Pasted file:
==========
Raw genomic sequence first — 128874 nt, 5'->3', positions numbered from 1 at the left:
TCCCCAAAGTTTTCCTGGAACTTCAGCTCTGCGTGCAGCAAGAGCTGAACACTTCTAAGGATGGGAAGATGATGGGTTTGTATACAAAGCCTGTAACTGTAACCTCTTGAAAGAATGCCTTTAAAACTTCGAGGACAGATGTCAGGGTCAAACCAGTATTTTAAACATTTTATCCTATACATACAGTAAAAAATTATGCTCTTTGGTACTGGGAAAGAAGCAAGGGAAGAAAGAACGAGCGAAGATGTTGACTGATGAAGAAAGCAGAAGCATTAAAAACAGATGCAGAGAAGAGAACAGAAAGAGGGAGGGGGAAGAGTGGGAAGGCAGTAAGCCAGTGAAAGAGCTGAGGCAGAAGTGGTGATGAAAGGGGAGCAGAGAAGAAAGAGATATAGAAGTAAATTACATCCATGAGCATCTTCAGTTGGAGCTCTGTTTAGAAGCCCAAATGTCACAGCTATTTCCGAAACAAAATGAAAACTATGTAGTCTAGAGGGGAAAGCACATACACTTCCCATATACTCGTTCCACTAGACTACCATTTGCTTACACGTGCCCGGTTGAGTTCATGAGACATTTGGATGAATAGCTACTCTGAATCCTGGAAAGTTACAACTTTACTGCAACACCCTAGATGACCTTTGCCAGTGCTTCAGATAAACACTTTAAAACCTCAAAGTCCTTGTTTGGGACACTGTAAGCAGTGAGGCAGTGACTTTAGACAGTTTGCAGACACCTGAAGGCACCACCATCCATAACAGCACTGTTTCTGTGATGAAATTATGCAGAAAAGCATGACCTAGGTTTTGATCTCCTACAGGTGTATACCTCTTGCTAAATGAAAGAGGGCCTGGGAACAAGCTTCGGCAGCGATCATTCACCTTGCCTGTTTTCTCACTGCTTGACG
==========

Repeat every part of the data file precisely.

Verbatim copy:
Raw genomic sequence first — 128874 nt, 5'->3', positions numbered from 1 at the left:
TCCCCAAAGTTTTCCTGGAACTTCAGCTCTGCGTGCAGCAAGAGCTGAACACTTCTAAGGATGGGAAGATGATGGGTTTGTATACAAAGCCTGTAACTGTAACCTCTTGAAAGAATGCCTTTAAAACTTCGAGGACAGATGTCAGGGTCAAACCAGTATTTTAAACATTTTATCCTATACATACAGTAAAAAATTATGCTCTTTGGTACTGGGAAAGAAGCAAGGGAAGAAAGAACGAGCGAAGATGTTGACTGATGAAGAAAGCAGAAGCATTAAAAACAGATGCAGAGAAGAGAACAGAAAGAGGGAGGGGGAAGAGTGGGAAGGCAGTAAGCCAGTGAAAGAGCTGAGGCAGAAGTGGTGATGAAAGGGGAGCAGAGAAGAAAGAGATATAGAAGTAAATTACATCCATGAGCATCTTCAGTTGGAGCTCTGTTTAGAAGCCCAAATGTCACAGCTATTTCCGAAACAAAATGAAAACTATGTAGTCTAGAGGGGAAAGCACATACACTTCCCATATACTCGTTCCACTAGACTACCATTTGCTTACACGTGCCCGGTTGAGTTCATGAGACATTTGGATGAATAGCTACTCTGAATCCTGGAAAGTTACAACTTTACTGCAACACCCTAGATGACCTTTGCCAGTGCTTCAGATAAACACTTTAAAACCTCAAAGTCCTTGTTTGGGACACTGTAAGCAGTGAGGCAGTGACTTTAGACAGTTTGCAGACACCTGAAGGCACCACCATCCATAACAGCACTGTTTCTGTGATGAAATTATGCAGAAAAGCATGACCTAGGTTTTGATCTCCTACAGGTGTATACCTCTTGCTAAATGAAAGAGGGCCTGGGAACAAGCTTCGGCAGCGATCATTCACCTTGCCTGTTTTCTCACTGCTTGACG